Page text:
food journal

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A lot of people struggle to manage their weight [1]. The reason for this can be boiled down to one thing. Weight management is simple, but not easy.

Your weight is regulated by the principle of calorie control. Consume more calories than you burn each day and you will gain fat. Consume fewer calories than you burn and you will lose fat. That’s the core of weight control.

There are dozens of factors that will affect short term water-weight fluctuations, body composition (how much muscle you have compared to how much fat you have), and even your appetite and energy levels.

There are even small differences in how many calories two people of similar age, weight and height might burn based on the speed of their metabolism.

None of those things make Calories in vs Calories Out (CICO) [2] invalid. They simply make it hard to manage. Keeping a food journal is one thing that can make weight loss feel easier.

Top 4 Reasons to Keep a Food Journal

a woman writes her daily food log in her journal

Food journals serve a few purposes [3]. Firstly, they help you to keep track of what you are eating so that you can tell whether you’re meeting your micronutrient and macronutrient goals.

Secondly, they make you think about what you’re eating. They can flag up issues, such as “it’s 2 PM and I’ve eaten most of my calories for the day”, or “I’ve eaten a ton of carbohydrates but no healthy fats” or “I haven’t consumed much in the way of vegetables today”.

They can also make you stop and think. If you’re someone who snacks mindlessly the logging the third 50 calorie cookie for the day might make you stop and wonder whether you actually want to waste calories on it.

1. Food Journals as a Psychological Aid

If you can get into the habit of writing down what you eat, or logging what you eat in an app such as MyFitnessPal or Cronometer (both free to download and use for iOS and Android phones, as well as having website versions), then you may find that simply knowing that you need to take a few seconds to log what you are eating will help you to stop and think about whether you want to eat [4].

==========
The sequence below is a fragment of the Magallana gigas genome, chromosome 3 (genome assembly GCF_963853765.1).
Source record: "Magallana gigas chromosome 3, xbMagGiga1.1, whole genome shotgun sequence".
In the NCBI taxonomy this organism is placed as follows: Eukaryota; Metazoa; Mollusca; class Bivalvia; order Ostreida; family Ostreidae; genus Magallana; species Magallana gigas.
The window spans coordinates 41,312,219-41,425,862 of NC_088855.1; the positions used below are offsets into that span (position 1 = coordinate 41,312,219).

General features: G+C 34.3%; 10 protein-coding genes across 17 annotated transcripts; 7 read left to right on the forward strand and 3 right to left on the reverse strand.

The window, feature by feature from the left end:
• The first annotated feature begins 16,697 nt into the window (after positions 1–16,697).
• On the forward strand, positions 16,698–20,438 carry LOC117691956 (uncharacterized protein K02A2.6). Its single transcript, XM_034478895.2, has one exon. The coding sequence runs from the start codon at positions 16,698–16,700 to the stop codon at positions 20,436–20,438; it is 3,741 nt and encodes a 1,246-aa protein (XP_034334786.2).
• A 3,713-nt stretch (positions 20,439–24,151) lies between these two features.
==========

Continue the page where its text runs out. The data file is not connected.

A lot of people spend hundreds of calories per day on mindless snacking. That’s next to nothing for an adult male who is very active, but it’s a huge portion of the daily calorie intake for a small female with a desk job.

2. Learn About Your Eating Habits

Food journals can lay bare the food that you’re eating.

If you’re one of those people who “eats next to nothing but cannot lose weight”, then logging your food faithfully for a few weeks could help you to understand where the calories are coming from [5].

a woman eating pizza

That creamy Starbucks with syrup could be 600 calories. Add a chocolate bar at lunchtime and that’s 850 calories gone before you start thinking about “real food”, so even if you have a small breakfast, a salad for lunch and soup for your evening meal you could be over your daily calorie allowance.

You’ll feel deprived and “starved” because nothing you’ve eaten is particularly filling, but you’re still taking in too many calories.

It could be that having a smaller Starbucks with skimmed milk and sugar-free syrup could free up hundreds of calories for ‘real food’, and then you’ll feel like you’re eating more while staying within your calorie goal.